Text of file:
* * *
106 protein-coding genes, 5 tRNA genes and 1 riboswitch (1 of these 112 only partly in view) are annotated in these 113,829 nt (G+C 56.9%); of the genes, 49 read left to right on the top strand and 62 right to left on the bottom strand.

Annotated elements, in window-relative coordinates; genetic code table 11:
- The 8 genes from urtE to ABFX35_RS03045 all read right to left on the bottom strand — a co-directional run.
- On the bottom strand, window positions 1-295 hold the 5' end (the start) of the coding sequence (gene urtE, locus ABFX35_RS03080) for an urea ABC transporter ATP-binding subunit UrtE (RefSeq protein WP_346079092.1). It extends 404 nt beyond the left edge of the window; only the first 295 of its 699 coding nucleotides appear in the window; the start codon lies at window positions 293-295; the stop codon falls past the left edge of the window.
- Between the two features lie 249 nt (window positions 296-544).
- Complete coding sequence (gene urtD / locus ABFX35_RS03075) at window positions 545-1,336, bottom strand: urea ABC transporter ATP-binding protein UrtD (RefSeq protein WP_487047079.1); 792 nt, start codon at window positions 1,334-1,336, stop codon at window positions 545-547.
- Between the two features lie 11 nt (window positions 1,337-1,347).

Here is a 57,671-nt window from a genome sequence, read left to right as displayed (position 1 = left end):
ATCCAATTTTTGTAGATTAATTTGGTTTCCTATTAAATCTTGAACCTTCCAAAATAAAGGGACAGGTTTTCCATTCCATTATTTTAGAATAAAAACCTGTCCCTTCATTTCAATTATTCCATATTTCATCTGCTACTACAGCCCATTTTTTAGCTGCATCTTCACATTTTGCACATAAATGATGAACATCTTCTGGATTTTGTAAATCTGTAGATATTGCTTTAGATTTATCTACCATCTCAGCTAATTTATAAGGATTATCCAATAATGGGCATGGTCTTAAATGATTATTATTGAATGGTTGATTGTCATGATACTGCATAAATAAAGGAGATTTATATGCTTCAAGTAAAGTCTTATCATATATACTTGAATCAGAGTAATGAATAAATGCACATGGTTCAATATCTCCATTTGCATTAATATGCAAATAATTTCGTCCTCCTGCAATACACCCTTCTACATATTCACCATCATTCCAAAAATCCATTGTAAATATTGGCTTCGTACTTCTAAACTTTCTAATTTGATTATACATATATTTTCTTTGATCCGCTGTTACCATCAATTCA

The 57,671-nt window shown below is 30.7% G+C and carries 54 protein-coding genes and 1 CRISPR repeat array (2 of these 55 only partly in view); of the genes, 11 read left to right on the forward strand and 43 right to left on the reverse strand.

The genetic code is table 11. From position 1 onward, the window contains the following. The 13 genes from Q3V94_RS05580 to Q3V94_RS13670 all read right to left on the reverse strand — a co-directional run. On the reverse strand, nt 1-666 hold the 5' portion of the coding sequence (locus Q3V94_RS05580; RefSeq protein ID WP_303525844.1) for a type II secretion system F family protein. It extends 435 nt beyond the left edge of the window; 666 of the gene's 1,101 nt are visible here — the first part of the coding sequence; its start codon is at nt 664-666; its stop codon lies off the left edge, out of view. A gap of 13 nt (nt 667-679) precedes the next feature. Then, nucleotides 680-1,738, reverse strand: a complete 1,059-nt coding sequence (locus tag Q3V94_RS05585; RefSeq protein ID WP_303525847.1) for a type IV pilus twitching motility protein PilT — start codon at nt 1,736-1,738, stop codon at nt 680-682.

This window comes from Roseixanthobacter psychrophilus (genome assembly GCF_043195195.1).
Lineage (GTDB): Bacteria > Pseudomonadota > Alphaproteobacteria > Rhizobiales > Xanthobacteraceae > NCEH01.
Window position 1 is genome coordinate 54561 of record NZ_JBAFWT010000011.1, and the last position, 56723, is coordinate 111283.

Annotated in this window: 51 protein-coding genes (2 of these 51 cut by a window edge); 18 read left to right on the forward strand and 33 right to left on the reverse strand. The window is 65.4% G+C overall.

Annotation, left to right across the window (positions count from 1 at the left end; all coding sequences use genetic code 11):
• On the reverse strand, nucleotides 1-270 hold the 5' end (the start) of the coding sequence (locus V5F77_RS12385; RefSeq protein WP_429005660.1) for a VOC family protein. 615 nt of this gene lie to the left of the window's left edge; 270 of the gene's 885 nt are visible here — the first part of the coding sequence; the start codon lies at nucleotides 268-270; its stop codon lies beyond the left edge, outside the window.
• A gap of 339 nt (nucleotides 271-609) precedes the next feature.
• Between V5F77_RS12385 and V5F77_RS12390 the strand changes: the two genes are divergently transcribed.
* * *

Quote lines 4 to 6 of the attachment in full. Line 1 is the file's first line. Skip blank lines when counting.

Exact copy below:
- On the bottom strand, window positions 1-295 hold the 5' end (the start) of the coding sequence (gene urtE, locus ABFX35_RS03080) for an urea ABC transporter ATP-binding subunit UrtE (RefSeq protein WP_346079092.1). It extends 404 nt beyond the left edge of the window; only the first 295 of its 699 coding nucleotides appear in the window; the start codon lies at window positions 293-295; the stop codon falls past the left edge of the window.
- Between the two features lie 249 nt (window positions 296-544).
- Complete coding sequence (gene urtD / locus ABFX35_RS03075) at window positions 545-1,336, bottom strand: urea ABC transporter ATP-binding protein UrtD (RefSeq protein WP_487047079.1); 792 nt, start codon at window positions 1,334-1,336, stop codon at window positions 545-547.